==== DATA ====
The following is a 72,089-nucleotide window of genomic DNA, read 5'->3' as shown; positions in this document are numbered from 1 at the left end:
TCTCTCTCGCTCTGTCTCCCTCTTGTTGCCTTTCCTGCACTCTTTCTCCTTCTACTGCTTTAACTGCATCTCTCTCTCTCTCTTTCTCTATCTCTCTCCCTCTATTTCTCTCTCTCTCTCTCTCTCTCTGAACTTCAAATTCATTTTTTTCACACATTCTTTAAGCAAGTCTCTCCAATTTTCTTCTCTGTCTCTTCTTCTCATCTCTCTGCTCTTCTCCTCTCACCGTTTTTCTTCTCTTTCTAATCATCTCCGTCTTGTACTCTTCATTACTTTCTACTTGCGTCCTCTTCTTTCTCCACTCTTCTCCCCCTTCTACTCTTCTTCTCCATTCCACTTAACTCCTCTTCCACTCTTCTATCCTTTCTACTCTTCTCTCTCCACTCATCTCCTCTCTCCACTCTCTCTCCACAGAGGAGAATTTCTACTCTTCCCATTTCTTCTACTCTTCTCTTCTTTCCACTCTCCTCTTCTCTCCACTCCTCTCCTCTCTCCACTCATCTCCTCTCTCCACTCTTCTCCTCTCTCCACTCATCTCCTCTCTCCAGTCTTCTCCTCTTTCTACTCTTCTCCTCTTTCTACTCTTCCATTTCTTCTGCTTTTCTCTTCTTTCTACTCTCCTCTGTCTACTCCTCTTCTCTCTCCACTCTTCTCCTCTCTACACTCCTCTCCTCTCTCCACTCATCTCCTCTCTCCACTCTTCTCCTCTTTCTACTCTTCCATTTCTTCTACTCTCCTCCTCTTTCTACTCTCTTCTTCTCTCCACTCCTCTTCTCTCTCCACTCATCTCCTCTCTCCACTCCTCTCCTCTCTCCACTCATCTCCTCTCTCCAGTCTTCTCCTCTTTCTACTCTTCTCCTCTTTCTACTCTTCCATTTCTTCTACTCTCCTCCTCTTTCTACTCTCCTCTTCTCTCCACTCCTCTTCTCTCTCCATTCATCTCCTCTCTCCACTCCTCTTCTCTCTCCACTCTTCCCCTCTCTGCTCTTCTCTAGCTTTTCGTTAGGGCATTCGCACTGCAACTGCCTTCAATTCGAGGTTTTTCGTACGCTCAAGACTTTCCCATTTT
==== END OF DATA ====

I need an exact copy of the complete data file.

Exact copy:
The following is a 72,089-nucleotide window of genomic DNA, read 5'->3' as shown; positions in this document are numbered from 1 at the left end:
TCTCTCTCGCTCTGTCTCCCTCTTGTTGCCTTTCCTGCACTCTTTCTCCTTCTACTGCTTTAACTGCATCTCTCTCTCTCTCTTTCTCTATCTCTCTCCCTCTATTTCTCTCTCTCTCTCTCTCTCTCTGAACTTCAAATTCATTTTTTTCACACATTCTTTAAGCAAGTCTCTCCAATTTTCTTCTCTGTCTCTTCTTCTCATCTCTCTGCTCTTCTCCTCTCACCGTTTTTCTTCTCTTTCTAATCATCTCCGTCTTGTACTCTTCATTACTTTCTACTTGCGTCCTCTTCTTTCTCCACTCTTCTCCCCCTTCTACTCTTCTTCTCCATTCCACTTAACTCCTCTTCCACTCTTCTATCCTTTCTACTCTTCTCTCTCCACTCATCTCCTCTCTCCACTCTCTCTCCACAGAGGAGAATTTCTACTCTTCCCATTTCTTCTACTCTTCTCTTCTTTCCACTCTCCTCTTCTCTCCACTCCTCTCCTCTCTCCACTCATCTCCTCTCTCCACTCTTCTCCTCTCTCCACTCATCTCCTCTCTCCAGTCTTCTCCTCTTTCTACTCTTCTCCTCTTTCTACTCTTCCATTTCTTCTGCTTTTCTCTTCTTTCTACTCTCCTCTGTCTACTCCTCTTCTCTCTCCACTCTTCTCCTCTCTACACTCCTCTCCTCTCTCCACTCATCTCCTCTCTCCACTCTTCTCCTCTTTCTACTCTTCCATTTCTTCTACTCTCCTCCTCTTTCTACTCTCTTCTTCTCTCCACTCCTCTTCTCTCTCCACTCATCTCCTCTCTCCACTCCTCTCCTCTCTCCACTCATCTCCTCTCTCCAGTCTTCTCCTCTTTCTACTCTTCTCCTCTTTCTACTCTTCCATTTCTTCTACTCTCCTCCTCTTTCTACTCTCCTCTTCTCTCCACTCCTCTTCTCTCTCCATTCATCTCCTCTCTCCACTCCTCTTCTCTCTCCACTCTTCCCCTCTCTGCTCTTCTCTAGCTTTTCGTTAGGGCATTCGCACTGCAACTGCCTTCAATTCGAGGTTTTTCGTACGCTCAAGACTTTCCCATTTT